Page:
So I started looking at the analytics for our sites and seeing what people were clicking and what they were digesting, where they were starting and everything, and I literally went back and removed probably 70% of the options on our website for the members’ areas. As a result, we saw time on the website more than tripled. This spoke – I mean this is as good as it gets – our refund rates were cut in half within 60 days of making those changes. What I can attribute that to is by taking out all of these extra things that we thought we were adding more value by having them, it just distracted from the core purpose. So the quicker I can get people to take action and start the training, the more excited they get, the more training they’re going to go through, and as a result, the more value and the more benefit they’re going to get from it. So we literally went through and stripped out everything that was not adding massive value. As a result, it created more value for members on the core purpose of the training, and as a result, it was easier for them to get into it, digest it, and get more out of it.
John Lee Dumas: I love that. Just to go back to your Steve Jobs comment, I still take my iPhone and I turn it over a couple of times and I’m like, “Wow! There really is only one button on this thing.” I mean, talk about simple.
Sean Malarkey: It’s amazing, isn’t it? There was a good story about – I don’t remember if it was in the Steve Jobs bio or I read it on a blog, but there was a guy who was somewhere in Africa, or a Third World country. I don’t remember where exactly, but a Third World country doing a mission and he had taken along his iPad. He was blown away that he handed it to a six year old, and the six year old kid who had never seen an electronic device in his life, opened the iPad up and just started navigating around and using it with no instruction. He couldn’t speak the language so he couldn’t instruct him how to use it, and he was blown away.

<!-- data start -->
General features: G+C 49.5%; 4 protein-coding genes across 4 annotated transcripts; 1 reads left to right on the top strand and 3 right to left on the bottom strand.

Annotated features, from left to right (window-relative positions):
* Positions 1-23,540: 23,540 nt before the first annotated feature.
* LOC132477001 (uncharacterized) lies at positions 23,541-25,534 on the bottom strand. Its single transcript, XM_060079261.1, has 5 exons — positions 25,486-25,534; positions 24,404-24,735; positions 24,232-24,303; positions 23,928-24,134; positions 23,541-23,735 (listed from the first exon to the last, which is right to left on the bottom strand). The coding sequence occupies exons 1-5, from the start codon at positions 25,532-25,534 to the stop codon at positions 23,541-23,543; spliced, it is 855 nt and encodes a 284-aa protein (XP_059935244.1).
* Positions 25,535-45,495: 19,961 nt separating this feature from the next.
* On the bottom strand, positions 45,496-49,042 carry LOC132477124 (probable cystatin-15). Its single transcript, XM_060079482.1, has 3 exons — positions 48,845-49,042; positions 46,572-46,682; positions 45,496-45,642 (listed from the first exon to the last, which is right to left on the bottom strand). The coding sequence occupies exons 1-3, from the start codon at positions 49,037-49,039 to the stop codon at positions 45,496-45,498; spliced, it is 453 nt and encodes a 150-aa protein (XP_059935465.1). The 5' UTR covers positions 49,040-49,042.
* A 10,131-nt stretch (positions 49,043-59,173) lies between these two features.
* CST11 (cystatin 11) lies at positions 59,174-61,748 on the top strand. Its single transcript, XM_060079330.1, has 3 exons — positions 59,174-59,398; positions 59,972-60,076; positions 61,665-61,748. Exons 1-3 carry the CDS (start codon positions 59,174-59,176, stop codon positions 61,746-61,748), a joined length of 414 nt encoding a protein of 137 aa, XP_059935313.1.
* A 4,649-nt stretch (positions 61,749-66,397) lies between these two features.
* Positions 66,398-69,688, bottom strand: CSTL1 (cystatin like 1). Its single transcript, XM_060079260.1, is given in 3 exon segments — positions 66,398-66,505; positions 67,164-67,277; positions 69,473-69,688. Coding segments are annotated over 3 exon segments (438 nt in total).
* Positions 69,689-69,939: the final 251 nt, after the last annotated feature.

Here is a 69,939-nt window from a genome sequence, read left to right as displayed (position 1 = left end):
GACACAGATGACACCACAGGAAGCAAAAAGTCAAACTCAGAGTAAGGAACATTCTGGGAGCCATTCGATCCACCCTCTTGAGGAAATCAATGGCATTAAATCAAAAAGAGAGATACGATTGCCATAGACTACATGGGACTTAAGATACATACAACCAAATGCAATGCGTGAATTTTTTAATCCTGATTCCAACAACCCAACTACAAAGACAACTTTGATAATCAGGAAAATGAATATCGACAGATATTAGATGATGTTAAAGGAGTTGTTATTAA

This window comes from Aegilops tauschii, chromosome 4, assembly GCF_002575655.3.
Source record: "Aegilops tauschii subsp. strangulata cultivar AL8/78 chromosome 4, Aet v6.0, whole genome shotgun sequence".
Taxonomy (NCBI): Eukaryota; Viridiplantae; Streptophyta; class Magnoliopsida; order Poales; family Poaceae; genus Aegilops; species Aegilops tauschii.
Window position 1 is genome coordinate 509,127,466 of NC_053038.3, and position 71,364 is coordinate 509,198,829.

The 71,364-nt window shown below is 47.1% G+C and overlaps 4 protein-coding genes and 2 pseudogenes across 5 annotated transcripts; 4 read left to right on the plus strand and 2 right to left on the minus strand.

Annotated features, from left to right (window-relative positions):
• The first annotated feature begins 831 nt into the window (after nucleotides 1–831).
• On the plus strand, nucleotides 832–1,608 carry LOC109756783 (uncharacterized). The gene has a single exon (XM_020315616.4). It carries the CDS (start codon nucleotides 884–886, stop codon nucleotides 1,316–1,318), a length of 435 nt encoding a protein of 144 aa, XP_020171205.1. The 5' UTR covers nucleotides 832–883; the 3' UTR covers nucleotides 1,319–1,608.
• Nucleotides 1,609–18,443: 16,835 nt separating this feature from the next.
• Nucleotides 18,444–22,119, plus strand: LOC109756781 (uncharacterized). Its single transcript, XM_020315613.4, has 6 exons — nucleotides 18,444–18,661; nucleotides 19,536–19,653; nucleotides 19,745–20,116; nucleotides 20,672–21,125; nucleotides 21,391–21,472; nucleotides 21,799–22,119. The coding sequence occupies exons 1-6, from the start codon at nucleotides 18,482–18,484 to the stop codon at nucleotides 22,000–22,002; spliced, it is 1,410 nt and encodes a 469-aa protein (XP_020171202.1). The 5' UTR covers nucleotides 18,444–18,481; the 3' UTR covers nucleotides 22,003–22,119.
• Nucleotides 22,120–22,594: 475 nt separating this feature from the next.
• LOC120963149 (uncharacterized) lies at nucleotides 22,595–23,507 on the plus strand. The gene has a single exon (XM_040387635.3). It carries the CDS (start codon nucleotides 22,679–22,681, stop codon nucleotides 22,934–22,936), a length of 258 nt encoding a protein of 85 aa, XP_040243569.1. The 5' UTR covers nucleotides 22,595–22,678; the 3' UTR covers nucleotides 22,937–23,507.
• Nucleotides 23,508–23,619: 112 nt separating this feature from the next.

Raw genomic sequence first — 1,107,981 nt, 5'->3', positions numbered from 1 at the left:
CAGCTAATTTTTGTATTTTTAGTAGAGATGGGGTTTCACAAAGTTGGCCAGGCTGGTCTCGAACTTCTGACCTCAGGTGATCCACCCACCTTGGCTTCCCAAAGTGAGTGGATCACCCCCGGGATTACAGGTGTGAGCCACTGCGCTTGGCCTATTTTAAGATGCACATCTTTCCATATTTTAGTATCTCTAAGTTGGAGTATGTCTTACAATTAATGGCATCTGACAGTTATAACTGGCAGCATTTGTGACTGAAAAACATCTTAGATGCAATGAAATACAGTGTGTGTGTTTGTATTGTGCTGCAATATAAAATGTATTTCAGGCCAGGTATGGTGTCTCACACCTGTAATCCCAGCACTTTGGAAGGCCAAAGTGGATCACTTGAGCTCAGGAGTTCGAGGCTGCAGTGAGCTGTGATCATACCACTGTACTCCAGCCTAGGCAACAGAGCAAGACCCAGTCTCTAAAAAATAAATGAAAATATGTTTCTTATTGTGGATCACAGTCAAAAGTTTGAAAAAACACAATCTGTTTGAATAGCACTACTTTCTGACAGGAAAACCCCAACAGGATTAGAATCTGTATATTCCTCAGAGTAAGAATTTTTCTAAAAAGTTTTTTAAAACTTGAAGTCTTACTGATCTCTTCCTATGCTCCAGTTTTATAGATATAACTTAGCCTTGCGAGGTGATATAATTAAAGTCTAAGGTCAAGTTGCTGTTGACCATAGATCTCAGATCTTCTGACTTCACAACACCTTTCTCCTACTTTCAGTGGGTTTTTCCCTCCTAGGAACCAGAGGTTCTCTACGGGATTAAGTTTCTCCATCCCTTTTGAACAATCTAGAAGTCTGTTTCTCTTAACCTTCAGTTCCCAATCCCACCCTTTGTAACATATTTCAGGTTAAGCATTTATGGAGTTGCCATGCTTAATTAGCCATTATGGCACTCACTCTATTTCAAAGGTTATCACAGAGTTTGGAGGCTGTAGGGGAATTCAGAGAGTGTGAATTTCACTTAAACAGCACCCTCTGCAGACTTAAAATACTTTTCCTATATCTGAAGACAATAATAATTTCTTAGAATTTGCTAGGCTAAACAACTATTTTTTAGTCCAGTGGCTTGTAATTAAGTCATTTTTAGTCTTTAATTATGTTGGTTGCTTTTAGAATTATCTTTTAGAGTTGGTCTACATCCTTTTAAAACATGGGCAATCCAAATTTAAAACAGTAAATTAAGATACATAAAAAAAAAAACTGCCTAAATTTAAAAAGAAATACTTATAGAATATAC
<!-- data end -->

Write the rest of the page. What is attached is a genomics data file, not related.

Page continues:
I thought, you know what? If our members’ areas and our products can become that simple that people don’t need to be told where to go and what to do, it just slaps them in the face, this is what you need to do and how you get started, and get them digesting the content, it’s a big struggle. I don’t know if you realize this or not, but there’s a study that Borders or Barnes & Noble put out several years ago that said 90% of people that buy books never read past the first chapter. Our products, which are our trainings, are a lot like that, if you will. People get excited and they buy it. They may get into the first lesson or the first thing, and then not go back.
So my goal with our trainings is just to get people to consume it as fast as possible when that energy level and the excitement is high. It switches right at the point of purchase. I know if they do that, if I can get them into it and get them started right away, they’ll become more excited. They will then therefore dedicate more time and dive into it deeper, and the more value they get, the happier they are with their purchase and the more results they get.
John Lee Dumas: I love that. Sean, let’s move now into your current business. You’re rolling along, you’ve got a lot of things going on. Your move is complete, you’re location-independent. Things are great. What’s one thing that’s really exciting you about your business right now?